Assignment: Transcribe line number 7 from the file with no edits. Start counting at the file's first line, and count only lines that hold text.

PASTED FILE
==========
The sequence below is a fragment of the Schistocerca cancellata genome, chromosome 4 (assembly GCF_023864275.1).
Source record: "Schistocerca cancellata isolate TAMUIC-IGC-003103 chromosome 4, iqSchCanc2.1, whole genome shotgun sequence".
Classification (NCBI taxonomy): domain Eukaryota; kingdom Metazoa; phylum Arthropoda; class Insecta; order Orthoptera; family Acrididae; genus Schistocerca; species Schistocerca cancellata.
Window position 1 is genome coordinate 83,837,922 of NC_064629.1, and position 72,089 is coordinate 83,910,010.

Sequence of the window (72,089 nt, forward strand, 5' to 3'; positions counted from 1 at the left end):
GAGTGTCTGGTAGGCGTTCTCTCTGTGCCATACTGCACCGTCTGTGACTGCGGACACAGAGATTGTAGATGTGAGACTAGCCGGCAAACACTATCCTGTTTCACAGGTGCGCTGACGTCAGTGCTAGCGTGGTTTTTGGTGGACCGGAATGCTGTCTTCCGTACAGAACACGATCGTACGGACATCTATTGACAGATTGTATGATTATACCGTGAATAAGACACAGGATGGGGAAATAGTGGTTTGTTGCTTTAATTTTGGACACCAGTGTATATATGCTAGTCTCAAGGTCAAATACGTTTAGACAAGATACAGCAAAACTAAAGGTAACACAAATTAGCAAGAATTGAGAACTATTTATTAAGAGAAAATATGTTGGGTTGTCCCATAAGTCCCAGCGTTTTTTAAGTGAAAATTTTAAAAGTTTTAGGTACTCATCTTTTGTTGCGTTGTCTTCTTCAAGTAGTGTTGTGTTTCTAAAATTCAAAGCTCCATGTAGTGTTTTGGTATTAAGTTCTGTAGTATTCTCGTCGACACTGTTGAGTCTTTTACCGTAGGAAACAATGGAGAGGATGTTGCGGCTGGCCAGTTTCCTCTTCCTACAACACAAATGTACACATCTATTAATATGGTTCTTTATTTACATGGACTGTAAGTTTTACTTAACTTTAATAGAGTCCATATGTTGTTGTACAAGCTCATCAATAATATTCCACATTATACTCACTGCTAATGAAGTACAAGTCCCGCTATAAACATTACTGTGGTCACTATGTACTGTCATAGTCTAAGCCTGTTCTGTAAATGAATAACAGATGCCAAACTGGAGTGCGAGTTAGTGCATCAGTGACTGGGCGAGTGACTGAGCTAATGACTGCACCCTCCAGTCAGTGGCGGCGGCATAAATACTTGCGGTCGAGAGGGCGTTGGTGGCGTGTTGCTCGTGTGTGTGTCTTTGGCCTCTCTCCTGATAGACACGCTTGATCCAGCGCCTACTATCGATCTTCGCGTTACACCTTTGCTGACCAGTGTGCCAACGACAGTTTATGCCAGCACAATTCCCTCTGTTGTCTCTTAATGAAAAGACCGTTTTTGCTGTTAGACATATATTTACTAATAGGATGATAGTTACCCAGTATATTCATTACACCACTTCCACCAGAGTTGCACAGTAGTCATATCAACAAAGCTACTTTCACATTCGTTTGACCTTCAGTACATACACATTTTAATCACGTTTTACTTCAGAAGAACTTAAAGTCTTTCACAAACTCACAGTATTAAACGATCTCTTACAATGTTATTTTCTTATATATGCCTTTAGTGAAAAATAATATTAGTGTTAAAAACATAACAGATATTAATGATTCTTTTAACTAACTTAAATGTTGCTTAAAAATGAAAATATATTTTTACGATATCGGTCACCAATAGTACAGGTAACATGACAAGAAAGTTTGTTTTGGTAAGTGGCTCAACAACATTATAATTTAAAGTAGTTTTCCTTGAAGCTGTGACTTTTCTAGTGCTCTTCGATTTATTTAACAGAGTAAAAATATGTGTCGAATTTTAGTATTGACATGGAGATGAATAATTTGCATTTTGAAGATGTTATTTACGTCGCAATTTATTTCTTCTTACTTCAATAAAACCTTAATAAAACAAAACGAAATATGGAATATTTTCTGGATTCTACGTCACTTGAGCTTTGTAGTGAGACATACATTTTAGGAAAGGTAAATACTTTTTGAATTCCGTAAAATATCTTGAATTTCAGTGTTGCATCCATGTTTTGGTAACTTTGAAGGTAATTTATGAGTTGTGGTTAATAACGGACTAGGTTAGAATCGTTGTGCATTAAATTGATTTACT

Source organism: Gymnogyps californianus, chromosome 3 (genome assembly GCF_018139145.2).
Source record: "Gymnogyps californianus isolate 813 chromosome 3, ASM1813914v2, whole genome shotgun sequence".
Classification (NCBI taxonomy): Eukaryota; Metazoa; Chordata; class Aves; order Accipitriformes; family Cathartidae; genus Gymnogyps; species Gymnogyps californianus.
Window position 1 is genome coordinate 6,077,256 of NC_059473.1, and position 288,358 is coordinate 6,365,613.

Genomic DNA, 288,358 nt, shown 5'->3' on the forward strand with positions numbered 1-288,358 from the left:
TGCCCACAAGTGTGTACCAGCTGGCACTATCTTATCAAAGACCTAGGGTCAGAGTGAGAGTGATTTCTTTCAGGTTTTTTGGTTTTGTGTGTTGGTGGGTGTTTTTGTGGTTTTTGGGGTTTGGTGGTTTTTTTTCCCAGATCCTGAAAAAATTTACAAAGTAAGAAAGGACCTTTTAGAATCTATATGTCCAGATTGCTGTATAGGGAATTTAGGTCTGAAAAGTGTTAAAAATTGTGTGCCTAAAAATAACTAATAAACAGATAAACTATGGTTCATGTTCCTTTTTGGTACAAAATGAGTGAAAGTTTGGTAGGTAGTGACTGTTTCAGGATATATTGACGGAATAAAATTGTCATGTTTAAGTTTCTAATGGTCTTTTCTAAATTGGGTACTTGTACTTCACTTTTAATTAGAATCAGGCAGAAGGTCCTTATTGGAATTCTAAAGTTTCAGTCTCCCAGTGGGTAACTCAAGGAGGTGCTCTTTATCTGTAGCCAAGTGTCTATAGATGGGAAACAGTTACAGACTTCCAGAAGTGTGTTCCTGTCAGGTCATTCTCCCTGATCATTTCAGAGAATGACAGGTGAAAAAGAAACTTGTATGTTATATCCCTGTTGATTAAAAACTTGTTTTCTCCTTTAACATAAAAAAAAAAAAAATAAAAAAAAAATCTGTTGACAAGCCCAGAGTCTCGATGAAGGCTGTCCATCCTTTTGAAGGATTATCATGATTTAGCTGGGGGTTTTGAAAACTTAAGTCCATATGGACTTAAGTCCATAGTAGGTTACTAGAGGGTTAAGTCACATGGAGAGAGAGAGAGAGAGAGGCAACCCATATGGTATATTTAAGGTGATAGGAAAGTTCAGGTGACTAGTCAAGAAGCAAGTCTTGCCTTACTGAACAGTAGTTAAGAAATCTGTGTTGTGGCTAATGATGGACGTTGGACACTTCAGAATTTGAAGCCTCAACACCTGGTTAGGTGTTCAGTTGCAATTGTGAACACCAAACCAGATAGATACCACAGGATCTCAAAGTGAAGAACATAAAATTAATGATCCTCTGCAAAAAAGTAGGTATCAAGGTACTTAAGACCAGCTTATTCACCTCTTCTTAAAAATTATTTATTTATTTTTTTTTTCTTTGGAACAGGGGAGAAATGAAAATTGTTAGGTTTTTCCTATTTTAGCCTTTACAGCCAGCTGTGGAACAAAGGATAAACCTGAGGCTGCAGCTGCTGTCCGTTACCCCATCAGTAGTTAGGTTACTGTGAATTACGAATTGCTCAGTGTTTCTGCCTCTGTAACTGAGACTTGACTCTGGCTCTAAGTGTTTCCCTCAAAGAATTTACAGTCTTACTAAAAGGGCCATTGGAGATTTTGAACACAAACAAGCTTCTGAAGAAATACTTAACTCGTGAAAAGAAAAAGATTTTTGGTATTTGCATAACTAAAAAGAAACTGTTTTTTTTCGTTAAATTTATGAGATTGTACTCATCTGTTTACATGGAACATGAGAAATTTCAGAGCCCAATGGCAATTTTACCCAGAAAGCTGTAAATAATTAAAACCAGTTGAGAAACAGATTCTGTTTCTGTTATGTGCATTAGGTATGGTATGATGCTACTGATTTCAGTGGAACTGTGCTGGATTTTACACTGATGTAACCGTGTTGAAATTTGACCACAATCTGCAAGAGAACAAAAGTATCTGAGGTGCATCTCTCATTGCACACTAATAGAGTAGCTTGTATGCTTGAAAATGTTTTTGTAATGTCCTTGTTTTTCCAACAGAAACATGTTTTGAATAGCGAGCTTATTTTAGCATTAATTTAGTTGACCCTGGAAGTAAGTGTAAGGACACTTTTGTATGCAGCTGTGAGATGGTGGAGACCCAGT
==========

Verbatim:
Source organism: Gymnogyps californianus, chromosome 3 (genome assembly GCF_018139145.2).